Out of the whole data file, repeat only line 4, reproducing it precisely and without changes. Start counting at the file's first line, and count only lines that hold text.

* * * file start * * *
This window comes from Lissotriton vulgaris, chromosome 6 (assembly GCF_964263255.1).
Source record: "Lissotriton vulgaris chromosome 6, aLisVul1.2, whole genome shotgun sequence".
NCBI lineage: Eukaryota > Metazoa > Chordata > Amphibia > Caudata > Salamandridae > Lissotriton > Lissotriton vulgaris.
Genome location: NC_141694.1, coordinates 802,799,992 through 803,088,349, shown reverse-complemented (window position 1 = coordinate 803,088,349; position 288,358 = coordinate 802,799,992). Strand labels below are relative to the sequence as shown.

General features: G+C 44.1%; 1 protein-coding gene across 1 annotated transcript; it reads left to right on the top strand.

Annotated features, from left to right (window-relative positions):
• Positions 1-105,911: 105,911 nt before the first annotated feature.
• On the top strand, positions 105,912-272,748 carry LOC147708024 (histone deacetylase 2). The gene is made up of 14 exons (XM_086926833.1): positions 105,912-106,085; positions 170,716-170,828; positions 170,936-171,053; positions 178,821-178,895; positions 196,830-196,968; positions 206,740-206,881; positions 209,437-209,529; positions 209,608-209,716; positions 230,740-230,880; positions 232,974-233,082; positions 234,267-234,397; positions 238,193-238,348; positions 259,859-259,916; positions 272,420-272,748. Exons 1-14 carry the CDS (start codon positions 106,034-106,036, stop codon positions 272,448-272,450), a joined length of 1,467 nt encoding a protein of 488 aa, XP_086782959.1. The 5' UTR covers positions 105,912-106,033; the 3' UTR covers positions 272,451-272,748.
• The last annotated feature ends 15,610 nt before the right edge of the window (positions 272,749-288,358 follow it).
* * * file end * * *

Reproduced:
Genome location: NC_141694.1, coordinates 802,799,992 through 803,088,349, shown reverse-complemented (window position 1 = coordinate 803,088,349; position 288,358 = coordinate 802,799,992). Strand labels below are relative to the sequence as shown.